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The Basaltic Areas of Greenland

Basalt is mainly found in two areas of Greenland, in the western and eastern parts. These are found at similar latitude, and 30° apart. The convection rolls of lower mantle span 30° from east to west, so this leads attention to the history of tectonic events in the geological history of Greenland.

Basalt areas in Greenland found 30° apart at the same latitude of around 70°N.

The separation from Baffinland and the Jan Mayen Ridge occurred due to the effect of two different hubs of convection rolls division lines (division lines of different layers coincide there). This occurred a long time ago, so these areas have drifted away from those hubs. One is now near Nuuk and the other under Iceland.

The western circle is at Disco Island, the eastern one at Scoresbysund. The Scoresbysund area has drifted away from the Icelandic hot spot, but is still found above convection rolls division lines extending to Iceland. The leads to thermal anomalies under the glacier of Greenland, as seen here: https://www.nasa.gov/feature/goddard/2018/nasa-scientist-reveals-details-of-icy-greenland-s-heated-geologic-past

To understand the background of this, we have to keep in mind that the Baffin Bay was formed first and the northernmost part of the Atlantic second. Let us have a look at the position of Greenland 60 million years ago when the Baffin Bay was forming:

The interplay of formation of Baffin Bay and N-Atlantic Ocean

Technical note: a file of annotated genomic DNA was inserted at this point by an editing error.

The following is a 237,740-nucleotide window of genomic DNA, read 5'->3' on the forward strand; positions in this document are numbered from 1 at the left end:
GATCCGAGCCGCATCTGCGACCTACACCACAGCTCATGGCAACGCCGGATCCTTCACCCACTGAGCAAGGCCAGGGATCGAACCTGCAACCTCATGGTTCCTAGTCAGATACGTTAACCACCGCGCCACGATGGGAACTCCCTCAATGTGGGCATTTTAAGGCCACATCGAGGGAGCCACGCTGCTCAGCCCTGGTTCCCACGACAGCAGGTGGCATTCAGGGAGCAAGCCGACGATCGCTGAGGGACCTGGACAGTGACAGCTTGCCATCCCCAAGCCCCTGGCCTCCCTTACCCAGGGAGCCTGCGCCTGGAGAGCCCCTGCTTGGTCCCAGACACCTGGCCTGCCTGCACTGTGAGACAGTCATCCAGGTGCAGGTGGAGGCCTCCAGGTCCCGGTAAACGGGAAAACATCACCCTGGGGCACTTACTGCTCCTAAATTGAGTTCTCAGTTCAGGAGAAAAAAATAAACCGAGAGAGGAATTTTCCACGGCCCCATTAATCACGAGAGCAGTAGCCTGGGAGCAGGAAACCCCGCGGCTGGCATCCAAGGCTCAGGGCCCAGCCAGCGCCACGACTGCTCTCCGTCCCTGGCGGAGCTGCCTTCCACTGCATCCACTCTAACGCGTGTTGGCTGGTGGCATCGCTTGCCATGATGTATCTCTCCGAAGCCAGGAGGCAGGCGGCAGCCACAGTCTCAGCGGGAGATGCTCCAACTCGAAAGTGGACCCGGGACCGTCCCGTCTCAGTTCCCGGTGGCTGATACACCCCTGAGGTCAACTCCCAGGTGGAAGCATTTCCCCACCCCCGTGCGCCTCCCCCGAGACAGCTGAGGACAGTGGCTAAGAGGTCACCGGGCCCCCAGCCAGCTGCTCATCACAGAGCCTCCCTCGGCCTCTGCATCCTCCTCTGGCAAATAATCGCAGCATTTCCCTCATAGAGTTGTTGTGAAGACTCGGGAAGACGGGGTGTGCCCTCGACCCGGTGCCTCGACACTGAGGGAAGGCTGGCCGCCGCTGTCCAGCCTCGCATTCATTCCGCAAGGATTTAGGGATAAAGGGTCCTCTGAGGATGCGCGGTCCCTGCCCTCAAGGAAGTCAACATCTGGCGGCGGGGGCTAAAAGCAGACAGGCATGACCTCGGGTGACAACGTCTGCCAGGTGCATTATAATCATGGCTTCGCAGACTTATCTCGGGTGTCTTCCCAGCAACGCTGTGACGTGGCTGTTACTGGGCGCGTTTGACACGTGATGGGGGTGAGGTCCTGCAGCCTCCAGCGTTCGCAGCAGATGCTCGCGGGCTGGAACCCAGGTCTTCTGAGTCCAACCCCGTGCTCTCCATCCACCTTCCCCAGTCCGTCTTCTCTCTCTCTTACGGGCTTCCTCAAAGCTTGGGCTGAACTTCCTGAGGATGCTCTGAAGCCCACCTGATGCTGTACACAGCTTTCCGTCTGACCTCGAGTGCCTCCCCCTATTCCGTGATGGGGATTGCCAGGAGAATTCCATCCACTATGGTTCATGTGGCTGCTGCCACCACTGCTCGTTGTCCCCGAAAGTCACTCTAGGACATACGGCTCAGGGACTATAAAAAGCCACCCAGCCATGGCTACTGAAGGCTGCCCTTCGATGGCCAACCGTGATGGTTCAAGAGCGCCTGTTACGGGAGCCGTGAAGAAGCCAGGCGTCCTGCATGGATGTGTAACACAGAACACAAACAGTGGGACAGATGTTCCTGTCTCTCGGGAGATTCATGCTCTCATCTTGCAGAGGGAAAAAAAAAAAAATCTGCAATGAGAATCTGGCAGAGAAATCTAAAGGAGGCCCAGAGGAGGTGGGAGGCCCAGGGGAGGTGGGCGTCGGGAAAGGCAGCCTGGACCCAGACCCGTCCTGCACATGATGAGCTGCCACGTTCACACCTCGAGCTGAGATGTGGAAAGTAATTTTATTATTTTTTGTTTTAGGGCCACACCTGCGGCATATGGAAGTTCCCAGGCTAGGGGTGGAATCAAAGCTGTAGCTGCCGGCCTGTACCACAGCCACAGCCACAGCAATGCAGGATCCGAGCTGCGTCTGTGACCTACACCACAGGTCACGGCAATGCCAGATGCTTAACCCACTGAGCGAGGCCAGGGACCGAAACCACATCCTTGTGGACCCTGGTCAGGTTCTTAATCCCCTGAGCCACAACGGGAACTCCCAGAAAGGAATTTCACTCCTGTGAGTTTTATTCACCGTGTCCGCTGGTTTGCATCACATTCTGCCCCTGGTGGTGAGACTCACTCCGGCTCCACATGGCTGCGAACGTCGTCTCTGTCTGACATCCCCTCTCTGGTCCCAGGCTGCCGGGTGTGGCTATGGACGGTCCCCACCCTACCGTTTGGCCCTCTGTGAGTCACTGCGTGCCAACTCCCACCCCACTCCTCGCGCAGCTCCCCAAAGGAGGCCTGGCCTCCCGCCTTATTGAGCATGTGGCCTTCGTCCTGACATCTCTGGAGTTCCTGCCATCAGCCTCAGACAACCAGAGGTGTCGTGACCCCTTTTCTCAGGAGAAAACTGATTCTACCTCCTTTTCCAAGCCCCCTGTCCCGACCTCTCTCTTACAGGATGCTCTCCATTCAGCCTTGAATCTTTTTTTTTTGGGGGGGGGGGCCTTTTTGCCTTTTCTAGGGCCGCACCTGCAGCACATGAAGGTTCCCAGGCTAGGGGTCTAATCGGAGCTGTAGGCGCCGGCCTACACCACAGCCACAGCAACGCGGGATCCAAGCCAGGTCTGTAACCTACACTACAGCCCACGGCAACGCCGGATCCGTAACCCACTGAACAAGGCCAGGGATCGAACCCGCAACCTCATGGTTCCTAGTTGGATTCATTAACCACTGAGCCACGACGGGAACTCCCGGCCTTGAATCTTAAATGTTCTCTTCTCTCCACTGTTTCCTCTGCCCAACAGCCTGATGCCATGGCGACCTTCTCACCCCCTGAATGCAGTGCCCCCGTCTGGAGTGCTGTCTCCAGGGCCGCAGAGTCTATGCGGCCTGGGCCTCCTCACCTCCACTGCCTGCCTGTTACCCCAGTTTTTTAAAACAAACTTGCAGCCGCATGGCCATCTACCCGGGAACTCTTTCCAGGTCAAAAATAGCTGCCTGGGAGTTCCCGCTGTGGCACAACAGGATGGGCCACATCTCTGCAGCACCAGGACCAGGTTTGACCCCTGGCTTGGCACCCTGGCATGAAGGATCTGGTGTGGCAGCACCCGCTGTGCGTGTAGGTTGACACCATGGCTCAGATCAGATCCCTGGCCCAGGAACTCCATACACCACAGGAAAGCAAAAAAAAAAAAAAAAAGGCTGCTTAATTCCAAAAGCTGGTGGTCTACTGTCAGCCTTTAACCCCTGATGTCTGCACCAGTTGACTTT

Because of this, most geoloscientists think that a ‘hot spot’ did travel from W-Greenland to E-Greenland and from there to Iceland. The actual story, according to the convection rolls model, is different. First, a division line of lower mantle opened up the Baffin Bay, resulting in eastwards drift of Greenland. Then the other main division line, 30° farter to the east, where Iceland is now located, became more active. The N-Atlantic started to form with the development of the Ægir Ridge. Greenland started drifting along the track which has been measured accurately with GPS technology. https://www.lmi.is/static/files/utgefid_efni/Maelingar/isnet_endurmael_2016_skyrsla.pdf . According to the drift vectors in that report, Scoresbysund of Greenland has been drifting to the NW from the volcanically active center of Iceland for about 40 million years, as stated in this paper: https://www.geothermal-energy.org/pdf/IGAstandard/WGC/2010/0158.pdf. Therefore, the geoscientis seem to be a bit mistaken, counting these two ‘hot spots’ as one, and secondly, is has to be noticed that convection rolls division lines carry heat to these areas still today, and should not be thought of as ‘hot spot tracks’, as that is misleading.

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